How do you make an information screen circular?

Q-lite offers large digital information boards through a subscription system. Customers pay an annual fee that includes installation, maintenance, upgrades and dismantling. By retaining ownership, Q-lite maximises the lifespan and recyclability of its appliances.

Attention: that is what Q-lite considers its core business. This Baarle-based company specialises in outdoor information displays and screens. Imagine, for example, municipal information boards or the scoreboards at football clubs. At Q-lite, attention also means attention to sustainable business and the responsible use of raw materials.

Display as-a-service

The types of outdoor signs in which Q-lite specialises are exposed to the elements day and night. What’s more, the technology employed in these signs is constantly evolving. The service life of such devices therefore commonly ranges from just five to seven years. But Q-lite claims a service life of ten to fifteen years for its standard system. How do they do it? By fully exploiting the benefits of an as-a-service model.

With a display-as-a-service agreement, the customer pays an annual fee. This includes the installation, maintenance, power consumption and, finally, disposal of the installation. During the term of the contract, which usually runs between seven and fifteen years, Q-lite remains the owner of the installation. Thanks to this formula, Q-lite stands to benefit greatly from focusing on sustainability and efficiency in order to reduce its own costs. On the other hand, customers do not need to make a large investment in order to acquire a quality system, and they do not bear any risks. In this way, Q-lite can broaden its target group to include, for example, small sports clubs that would otherwise be unable to afford a digital scoreboard.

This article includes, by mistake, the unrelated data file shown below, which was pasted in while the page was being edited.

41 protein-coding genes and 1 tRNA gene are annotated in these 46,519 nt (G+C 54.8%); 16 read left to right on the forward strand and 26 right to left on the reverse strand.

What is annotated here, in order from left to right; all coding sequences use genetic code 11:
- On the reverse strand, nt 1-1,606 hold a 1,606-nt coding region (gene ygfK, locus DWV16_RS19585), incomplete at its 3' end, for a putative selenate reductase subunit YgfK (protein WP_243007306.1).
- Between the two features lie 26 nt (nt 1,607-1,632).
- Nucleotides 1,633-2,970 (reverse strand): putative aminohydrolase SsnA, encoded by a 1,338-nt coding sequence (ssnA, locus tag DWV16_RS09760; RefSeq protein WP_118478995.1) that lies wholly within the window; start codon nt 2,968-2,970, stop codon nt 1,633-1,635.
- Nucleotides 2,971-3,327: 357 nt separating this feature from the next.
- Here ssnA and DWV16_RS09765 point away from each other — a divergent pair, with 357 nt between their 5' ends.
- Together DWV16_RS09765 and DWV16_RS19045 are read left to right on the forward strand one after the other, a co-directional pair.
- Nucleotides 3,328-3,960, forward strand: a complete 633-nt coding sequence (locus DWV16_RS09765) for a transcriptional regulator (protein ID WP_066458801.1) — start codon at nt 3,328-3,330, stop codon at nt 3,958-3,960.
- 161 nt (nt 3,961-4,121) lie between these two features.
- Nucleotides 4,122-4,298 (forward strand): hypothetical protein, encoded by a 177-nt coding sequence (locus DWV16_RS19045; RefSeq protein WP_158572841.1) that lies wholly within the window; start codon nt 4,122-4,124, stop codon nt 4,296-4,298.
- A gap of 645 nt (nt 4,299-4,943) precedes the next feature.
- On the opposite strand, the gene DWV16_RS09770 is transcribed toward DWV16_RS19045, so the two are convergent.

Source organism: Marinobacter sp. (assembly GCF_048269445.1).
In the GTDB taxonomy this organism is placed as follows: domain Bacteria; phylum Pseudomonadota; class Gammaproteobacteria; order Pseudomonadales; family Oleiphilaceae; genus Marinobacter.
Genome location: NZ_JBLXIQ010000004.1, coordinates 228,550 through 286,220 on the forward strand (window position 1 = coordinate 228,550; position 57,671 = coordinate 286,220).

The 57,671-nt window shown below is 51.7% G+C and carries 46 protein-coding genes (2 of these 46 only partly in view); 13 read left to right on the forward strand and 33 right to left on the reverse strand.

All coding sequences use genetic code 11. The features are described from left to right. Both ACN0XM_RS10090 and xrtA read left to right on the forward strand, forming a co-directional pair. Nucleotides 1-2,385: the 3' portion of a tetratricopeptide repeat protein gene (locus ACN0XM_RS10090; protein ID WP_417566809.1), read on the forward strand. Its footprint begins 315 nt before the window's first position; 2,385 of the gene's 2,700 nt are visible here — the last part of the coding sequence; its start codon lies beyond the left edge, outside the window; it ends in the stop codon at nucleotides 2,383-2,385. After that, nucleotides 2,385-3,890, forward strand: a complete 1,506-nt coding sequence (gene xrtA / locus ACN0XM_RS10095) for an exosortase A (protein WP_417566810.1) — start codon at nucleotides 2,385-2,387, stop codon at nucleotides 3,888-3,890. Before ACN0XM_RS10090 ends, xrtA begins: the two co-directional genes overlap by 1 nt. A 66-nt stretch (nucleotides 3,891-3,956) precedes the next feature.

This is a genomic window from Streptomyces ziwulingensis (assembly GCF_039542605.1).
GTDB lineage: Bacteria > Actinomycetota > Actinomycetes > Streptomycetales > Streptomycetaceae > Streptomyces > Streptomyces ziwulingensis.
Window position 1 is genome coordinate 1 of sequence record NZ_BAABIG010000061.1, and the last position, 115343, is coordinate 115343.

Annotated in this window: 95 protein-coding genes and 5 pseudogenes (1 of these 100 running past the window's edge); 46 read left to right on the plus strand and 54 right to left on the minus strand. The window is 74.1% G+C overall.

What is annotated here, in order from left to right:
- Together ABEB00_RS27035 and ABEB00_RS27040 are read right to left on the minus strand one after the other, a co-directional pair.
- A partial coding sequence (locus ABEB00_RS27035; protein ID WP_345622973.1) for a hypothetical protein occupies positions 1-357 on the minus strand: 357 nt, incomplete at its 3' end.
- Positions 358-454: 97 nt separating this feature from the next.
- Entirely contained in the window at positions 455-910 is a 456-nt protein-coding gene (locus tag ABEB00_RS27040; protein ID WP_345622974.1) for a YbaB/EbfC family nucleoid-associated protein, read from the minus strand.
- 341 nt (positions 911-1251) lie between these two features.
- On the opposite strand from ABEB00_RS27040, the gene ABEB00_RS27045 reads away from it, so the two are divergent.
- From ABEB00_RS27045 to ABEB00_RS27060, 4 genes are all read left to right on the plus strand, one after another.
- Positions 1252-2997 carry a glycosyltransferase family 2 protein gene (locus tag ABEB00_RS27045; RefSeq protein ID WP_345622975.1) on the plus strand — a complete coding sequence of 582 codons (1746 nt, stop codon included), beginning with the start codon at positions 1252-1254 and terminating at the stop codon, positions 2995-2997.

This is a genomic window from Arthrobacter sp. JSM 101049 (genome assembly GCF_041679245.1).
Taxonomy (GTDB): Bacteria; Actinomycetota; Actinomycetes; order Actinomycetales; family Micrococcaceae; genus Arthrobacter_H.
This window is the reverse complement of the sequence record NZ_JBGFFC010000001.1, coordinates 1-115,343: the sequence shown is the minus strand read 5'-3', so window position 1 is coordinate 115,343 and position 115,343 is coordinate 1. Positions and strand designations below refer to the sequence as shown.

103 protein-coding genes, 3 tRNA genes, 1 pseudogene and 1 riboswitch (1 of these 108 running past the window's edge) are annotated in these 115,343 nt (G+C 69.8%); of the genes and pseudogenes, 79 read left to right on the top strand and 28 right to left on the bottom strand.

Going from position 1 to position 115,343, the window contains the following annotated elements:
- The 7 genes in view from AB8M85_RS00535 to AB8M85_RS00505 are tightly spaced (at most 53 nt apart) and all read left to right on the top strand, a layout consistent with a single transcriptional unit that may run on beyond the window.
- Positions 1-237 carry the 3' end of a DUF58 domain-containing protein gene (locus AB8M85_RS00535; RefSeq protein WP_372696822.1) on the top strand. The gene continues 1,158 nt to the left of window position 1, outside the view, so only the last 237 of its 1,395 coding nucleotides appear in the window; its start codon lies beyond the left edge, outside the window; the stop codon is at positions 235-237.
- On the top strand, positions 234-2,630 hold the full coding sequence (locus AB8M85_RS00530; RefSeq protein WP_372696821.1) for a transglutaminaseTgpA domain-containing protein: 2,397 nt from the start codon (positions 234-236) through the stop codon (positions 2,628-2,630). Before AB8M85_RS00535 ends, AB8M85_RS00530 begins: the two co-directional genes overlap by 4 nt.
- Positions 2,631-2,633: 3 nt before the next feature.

Modular design

Q-lite’s information boards are specifically designed to take full advantage of the benefits of the as-a-service model. Among other things, they are built with a screw-and-click system, which allows parts to be easily dismantled and replaced. This extends the life of the info sign and allows for energy efficiency and image quality to be upgraded over time. In addition, the components themselves can be more easily reused in other installations.

Circular from start to start

The housing of Q-lite’s modular design is watertight. Therefore, no glue or foam is needed on the electronics themselves to protect them from water. As a result, it is easier to separate the various materials for recycling. This makes the waste flows exceptionally pure, and results in better prices at the processing plant. Q-lite also opts for circular materials in the production of its devices, aiming to use recycled material for at least 25 percent of the total weight. Aluminium in particular makes a major contribution here. 80 percent of the aluminium used comes from a Dutch recycling company that generates its own green electricity for the recycling process, which means that the recyclate has a much lower CO2 footprint than standard aluminium.

“More than 70 percent of the screens we supplied in 2021 were circular.” JEROEN RAEIJMAEKERS, Q-LITE

Major environmental benefit

Q-lite wanted to gain detailed insight into the environmental impact of its own service model. So, they consulted the Flemish research institute VITO. VITO calculated that the extended service life of the screens alone – 10 full years – saves about 40% in terms of CO2 emissions. The material impact is 70 percent less than that of a standard LED screen. When combined with  a service model, the environmental benefit for both parameters lies even 10 to 15 percent higher.

And the circular approach seems to be catching on. Due to the coronavirus crisis, many municipalities resorted to digital information boards to inform their residents. “They opted en masse for sustainable digital screens,” says Jeroen Raeijmaekers of Q-lite. “More than 70 percent of the screens we supplied in 2021 were circular.”